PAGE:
The Bloody Beetroots Exclusive (Updated)


Few artists have as distinct a sound as The Bloody Beetroots. Their stage name, pluralized, may cause confusion. Although the live shows sport more than one member, the production side of things is undertaken solely by Sir Bob Cornelius Rifo. After emerging onto the scene in 2007, he has managed to vault The Bloody Beetroots to the height of EDM in a mere 3 years. Gathering influences from Electro, Indie, Punk, Acid and a multitude of other sources, Bob has been able to create a unique style which escapes categorization. Characterized by an overwhelming energy, a thirst for audible exhaustion and a sonic representation of chaos, his tunes have been accepted across the world as soundtracks to numerous lavish parties, as shown in the music video for his song “Cornelius.”

The pair included in the video is comprised of Sir Bob, along with his partner in crime, DJ Tommy Tea. The live shows are unlike any other. Electronic music duos usually imply two people behind the decks, with one DJing and the other pumping up the crowd. The Bloody Beetroots’ are similar to Pendulum’s: they incorporate real instruments and vocals, which ties a closer bond to the audience. With Bob’s unorthodox style in the studio, his partnership with Tommy onstage and the sinister Venom masks they both wear, it wasn't long before the rest of the world took notice. Steve Aoki, owner of Dim Mak Records, welcomed Sir Bob to his prestigious label in 2008 with the release of Rombo EP. Being such a diverse production, Beatport was unable to qualify the songs and simply put it in the Indie/Nu Disco category, the spot where all of the indefinable tracks are put. In fact, nearly all of his releases are qualified as such, thus strengthening their uniqueness. Then came Warp.

The success of the track alone would probably have been enough to launch The Bloody Beetroots into stardom. The song was a monster hit the instant it was heard, garnishing support from DJs across the globe. Featuring a newly acquired friend, none other than Steve Aoki, the song was accepted by an unimaginable number of fans ranging through all popular genres. It is a perfect choice to do exactly what Bob’s intends his sets to do: connect with his audience through an artistic experiment with chaos. Still today, nearly 3 years after its release, crowds go insane at the sound of it. The tune blends Electro trends with those of Punk, creating a hardcore and digitized atmosphere. Like his previous work, Warp adds to the distance Bob tries to put between himself and mainstream trends.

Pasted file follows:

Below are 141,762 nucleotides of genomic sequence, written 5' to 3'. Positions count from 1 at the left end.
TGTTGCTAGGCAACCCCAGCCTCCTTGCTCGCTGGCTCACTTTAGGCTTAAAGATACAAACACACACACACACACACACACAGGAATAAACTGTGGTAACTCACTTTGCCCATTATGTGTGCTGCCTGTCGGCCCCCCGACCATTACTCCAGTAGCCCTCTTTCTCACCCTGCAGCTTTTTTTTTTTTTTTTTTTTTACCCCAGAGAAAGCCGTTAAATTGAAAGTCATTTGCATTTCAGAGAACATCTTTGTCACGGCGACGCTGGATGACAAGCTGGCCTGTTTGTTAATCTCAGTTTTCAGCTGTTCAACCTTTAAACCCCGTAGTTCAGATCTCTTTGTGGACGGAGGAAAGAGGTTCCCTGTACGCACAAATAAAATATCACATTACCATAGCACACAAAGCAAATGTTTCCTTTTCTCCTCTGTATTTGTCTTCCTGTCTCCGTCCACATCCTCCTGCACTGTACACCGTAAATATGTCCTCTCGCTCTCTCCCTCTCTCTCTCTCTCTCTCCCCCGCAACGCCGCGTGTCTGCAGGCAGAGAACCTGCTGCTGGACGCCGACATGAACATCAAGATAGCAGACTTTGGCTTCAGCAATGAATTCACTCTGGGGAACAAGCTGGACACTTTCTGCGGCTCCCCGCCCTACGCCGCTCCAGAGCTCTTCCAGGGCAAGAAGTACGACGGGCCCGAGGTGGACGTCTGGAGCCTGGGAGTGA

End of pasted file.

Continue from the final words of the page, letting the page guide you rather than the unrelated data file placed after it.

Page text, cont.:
In an attempt to demystify The Bloody Beetroots’ persona, The Hawt reached out to Sir Bob, who was kind enough to provide a short interview:

“What are some of your earliest inspirations? 

- Punk 77, Classical Music, Old School Electro

What sets you apart from other Electro House producers? (Was trying to figure out the genre. Took a shot.)

- Schizophrenia

We’ve come up with 2 theories: either you’ve got a Spiderman fetish or you’re terribly ugly. Why the masks?

- I have a postmodern conception of the commedia dell'arte

What are some of your favourite producers and what makes their releases so great?

- Rick Rubin – it’s his touch

To which track would you attribute your breakthrough onto the EDM scene?

- The Whip “Muzzle No.1” Bloody Beetroots Rmx

Which song(s) has gotten you the best crowd reaction so far in 2011?

- No songs, I bet on the strength of chaos

You've traveled a fair amount. In which part of the world are the hottest girls?

- Iceland

We know you love coming to Montreal. How would you describe our city’s nightlife?

- Alcoholic

New tracks, remixes, world tours, collaborations; what can we expect from The Bloody Beetroots in 2011?

- Chaos theory becomes reality

What do you think about music blogs? In your opinion, are they helping or hurting artists? Do you follow any blogs? Will you read The Hawt?

- I can't generalize. They help and they don’t; freedom of information often becomes misinformation. Everyone should be able to discern. Yes, I read The Hawt.”

bloody salto 2bn

Evidently, Sir Bob Cornelius Rifo is a man of very few words. Although not all of Bob’s interviews are as short and sweet, they are straight to the point and this exchange still tells lots about him. Behind the well thought out speech and the onstage binge drinking is a man who is very comfortable with his inability to be read.

During the most recent tours, the usual name was dropped for Death Crew 77, a group consisting of Bob, Tommy and a drummer named  Edward Grinch. With the added dimension of rhythmic prowess, it’s safe to say that The Bloody Beetroots offer one of the most complete live EDM experiences.

Apart from trying to realize chaos theory, Sir Bob started 2011 with the release of a compilation containing his most popular remixes. This one is also under Beatport’s Indie/Nu Disco spell and carries the very simplistic name: “Best of…Remixes.” Feel free to sample the tracks through the link below.

The Bloody Beetroots – Best Of…Remixes                                Released on Beatport on January 15th



Have a great week and stay tuned to The Hawt for the Super8 & Tab interview which should be up anytime soon.

Photos courtesy of Nacho Alvarez Nabscab

This entry was posted on Tuesday, March 22, 2011 and is filed under ,. You can follow any responses to this entry through the RSS 2.0. You can leave a response.

Leave a Reply